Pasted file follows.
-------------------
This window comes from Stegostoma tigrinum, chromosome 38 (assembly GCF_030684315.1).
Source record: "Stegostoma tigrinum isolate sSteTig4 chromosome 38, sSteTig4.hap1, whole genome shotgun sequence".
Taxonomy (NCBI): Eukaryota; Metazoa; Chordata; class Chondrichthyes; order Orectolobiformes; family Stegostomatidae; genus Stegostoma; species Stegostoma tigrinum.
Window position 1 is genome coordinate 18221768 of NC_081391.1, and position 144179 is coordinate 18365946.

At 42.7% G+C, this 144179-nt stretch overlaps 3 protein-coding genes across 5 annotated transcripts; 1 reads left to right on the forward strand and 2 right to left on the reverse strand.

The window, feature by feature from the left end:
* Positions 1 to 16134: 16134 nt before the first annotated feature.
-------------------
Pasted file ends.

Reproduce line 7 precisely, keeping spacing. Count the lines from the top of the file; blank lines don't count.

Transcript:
* Positions 1 to 16134: 16134 nt before the first annotated feature.